The Richardson Guerilla Gun – The Story

Often, it’s not just the gun but the captivating narrative that accompanies it. Consider the Richardson Industries Guerilla Gun—it may not initially catch your eye. Perhaps it reminds you of the infamous slamfire shotguns used by a certain individual to outsmart a gun buy-back program. And indeed, these guns bear a resemblance and a similar function. Yet, delve deeper, and you’ll discover a fascinating story. 

It’s a very simple wood stock with a mounted pipe containing another pipe. The gun has a fixed firing pin shotgun that allows the gun to slam fire. It’s as simple as a gun can get. The gun itself seems downright silly. Why would anyone ever buy one of these? I can tell you I bought one because of the story. The Guerilla Gun was created by Richardson Industries, a company owned by Iliff Richardson. 

Iliff Richardson might be in the running for one of the most interesting men in the world. 

Iliff Richardson and the Guerilla Gun 

Richardson was a naval officer fighting in the Philippines during World War II. He served as an ensign on a Motor Torpedo Boat and was the ship’s executive officer. After a fight with a Japanese cruiser, the boat limped back to Cebu City. While waiting for repairs, the Japanese attacked and seized the city and control of the Philippines. To keep a long story short, Iliff and several other Americans were stuck in the Philippines dodging the Japanese. 

He didn’t just survive. He thrived. Iliff Richardson fell in with other Americans stranded in the Philippines and became a guerilla. His strategic mind and resourcefulness came to the forefront as he worked with the guerillas, establishing radio and telegram posts to improve communication and provide intel on Japanese ship movements. His contributions were not just significant; they were instrumental in organizing aid for the guerillas from the US. 

At one point, he was commissioned as an Ensign in the Navy and an Intelligence Major in the Army. He is the only person receiving consecutive medals in the Army and the Navy. He served amongst the guerillas for years and the book American Guerilla tells his full and fascinating story. 

Back to America 

Iliff survived the war, and a book and movie were written about him. He worked as a life insurance salesman, a consultant and technical advisor for movies, and a firearm manufacturer. Iliff produced the guerrilla guns in a few different designs. They were all slamfire, 12 gauge shotguns of a very simple design.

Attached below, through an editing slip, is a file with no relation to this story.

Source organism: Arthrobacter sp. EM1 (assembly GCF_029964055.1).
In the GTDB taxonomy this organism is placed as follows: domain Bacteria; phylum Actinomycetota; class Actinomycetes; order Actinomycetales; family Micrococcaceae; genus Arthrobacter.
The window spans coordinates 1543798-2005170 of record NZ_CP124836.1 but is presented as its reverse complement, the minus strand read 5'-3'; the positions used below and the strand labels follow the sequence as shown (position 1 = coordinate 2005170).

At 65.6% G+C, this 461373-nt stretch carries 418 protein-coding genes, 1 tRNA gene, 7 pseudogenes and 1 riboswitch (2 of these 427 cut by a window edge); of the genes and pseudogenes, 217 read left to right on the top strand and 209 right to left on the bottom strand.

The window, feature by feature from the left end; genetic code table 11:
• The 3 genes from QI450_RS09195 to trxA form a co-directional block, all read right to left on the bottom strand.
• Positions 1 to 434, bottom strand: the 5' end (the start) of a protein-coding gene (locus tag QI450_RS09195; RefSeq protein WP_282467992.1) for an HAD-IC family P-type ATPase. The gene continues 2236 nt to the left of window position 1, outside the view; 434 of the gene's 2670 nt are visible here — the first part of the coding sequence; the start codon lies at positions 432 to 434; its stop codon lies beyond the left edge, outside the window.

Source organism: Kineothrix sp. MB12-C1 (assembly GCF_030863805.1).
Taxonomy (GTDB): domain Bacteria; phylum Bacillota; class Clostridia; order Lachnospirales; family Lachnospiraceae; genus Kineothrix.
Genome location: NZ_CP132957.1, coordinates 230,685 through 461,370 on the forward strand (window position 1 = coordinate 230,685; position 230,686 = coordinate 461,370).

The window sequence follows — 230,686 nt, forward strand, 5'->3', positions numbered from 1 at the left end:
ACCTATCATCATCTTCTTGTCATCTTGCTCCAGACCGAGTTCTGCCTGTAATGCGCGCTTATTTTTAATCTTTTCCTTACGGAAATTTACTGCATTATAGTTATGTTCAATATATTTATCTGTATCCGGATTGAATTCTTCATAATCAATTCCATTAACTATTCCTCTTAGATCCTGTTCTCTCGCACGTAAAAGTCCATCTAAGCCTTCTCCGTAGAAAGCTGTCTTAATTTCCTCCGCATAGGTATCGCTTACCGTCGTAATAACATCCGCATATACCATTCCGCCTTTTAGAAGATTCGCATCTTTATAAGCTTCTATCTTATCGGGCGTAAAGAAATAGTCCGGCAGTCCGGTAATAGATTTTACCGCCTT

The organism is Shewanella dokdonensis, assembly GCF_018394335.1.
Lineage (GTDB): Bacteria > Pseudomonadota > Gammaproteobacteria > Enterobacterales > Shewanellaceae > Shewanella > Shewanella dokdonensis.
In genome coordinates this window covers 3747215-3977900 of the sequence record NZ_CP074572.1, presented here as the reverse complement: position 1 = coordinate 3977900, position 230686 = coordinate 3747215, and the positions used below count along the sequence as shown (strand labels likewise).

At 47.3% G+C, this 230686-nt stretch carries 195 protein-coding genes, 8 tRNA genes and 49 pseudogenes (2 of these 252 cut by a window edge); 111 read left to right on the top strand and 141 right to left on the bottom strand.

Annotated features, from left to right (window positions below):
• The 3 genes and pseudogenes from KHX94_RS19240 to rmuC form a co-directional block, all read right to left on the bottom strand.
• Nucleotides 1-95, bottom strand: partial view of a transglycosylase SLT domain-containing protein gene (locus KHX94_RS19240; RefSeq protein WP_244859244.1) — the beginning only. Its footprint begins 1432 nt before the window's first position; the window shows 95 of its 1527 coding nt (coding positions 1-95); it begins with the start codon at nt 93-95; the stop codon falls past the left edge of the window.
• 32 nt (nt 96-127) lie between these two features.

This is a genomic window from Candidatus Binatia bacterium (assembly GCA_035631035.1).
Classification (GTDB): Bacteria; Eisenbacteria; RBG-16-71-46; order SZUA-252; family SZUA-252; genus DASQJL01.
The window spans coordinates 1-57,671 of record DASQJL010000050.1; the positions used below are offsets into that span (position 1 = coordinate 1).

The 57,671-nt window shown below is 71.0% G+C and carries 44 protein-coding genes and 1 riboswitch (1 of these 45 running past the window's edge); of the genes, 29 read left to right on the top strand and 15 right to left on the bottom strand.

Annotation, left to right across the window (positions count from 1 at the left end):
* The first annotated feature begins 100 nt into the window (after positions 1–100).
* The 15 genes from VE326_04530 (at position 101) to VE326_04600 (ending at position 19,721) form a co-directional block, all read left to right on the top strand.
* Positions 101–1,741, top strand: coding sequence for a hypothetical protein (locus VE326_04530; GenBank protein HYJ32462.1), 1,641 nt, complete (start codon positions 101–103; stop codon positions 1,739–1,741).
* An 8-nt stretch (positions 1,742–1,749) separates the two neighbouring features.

He essentially recreated the weapons he saw in the hands of the Guerillas in the Philippines for the American market. As you’d imagine, there wasn’t much of a market for such a shotgun. They didn’t make or sell many of them. They cost a whole seven dollars, but they still failed to attract much attention. 

The model you see here is the Basic model. The Deluxe gun had a trigger and a wood foregrip locked to the barrel. The trigger didn’t fire the gun but rather released the barrel to allow it to move and be shot. I grabbed one for a hundred bucks before I knew the story and was ecstatic to learn the history behind the gun. 

Shooting the Guerilla Gun 

I’m never planning to shoot this more than a handful of times, and I’m not brave enough to send some 3-inch magnum downrange either. I keep it to very light trap loads. Loading the gun is easy. Remove the barrel and insert the cartridge into the barrel. 

For safety’s sake, I never place a loaded barrel into the gun until I’m ready to fire and orient the gun downrange. You pull the barrel rearward to fire the gun, and the primer strikes a fixed firing pin. My guerilla gun lost its bead sight before it got to me, but a good sight picture is a bit of a dream with this gun anyway. Using the sight is tough when you have to slam the barrel rearward to fire the gun. 

The barrel has a lug at the bottom that aligns with a small cut in the receiver. This ensures that the barrel doesn’t twist; if there were a sight, it would align properly. So, how does it shoot? 

It’s got to be the most uncomfortable shotgun I’ve ever shot. The ‘stock’ is stupid thick, and you can’t get a great grip. It’s just solid wood that throws itself against your shoulder. The guerilla gun has a mean recoil impulse even with sub-1000 FPS trap loads. I would hate to have to shoot this thing with buckshot. 

The system works, but give the barrel a healthy slam rearward. Operating the weapon quickly isn’t easy. When the hulls expand, they can’t be easily removed. A cleaning rod is necessary to knock out the shell to reload and shoot again. It’s not fun, accurate, or easy to shoot, but it’s an experience. 

The Story 

Owning this gun is all about the story. It’s not a capable or fun gun to shoot. It’s downright silly. After firing it, I greatly respect the guerrillas who fought the Japanese with these guns. It’s slow to fire, tough to aim, and you got one shot against an enemy better-armed than you. Those guys had massive balls. While the gun didn’t succeed, I’m thankful men like Iliff Richardson did. 

Travis Pike
Travis Pike is a former Marine Machine gunner who served with 2nd Bn 2nd Marines for 5 years. He deployed in 2009 to Afghanistan and again in 2011 with the 22nd MEU(SOC) during a record setting 11 months at sea. He’s trained with the Romanian Army, the Spanish Marines, the Emirate Marines and the Afghan National Army. He serves as an NRA certified pistol instructor and teaches concealed carry classes.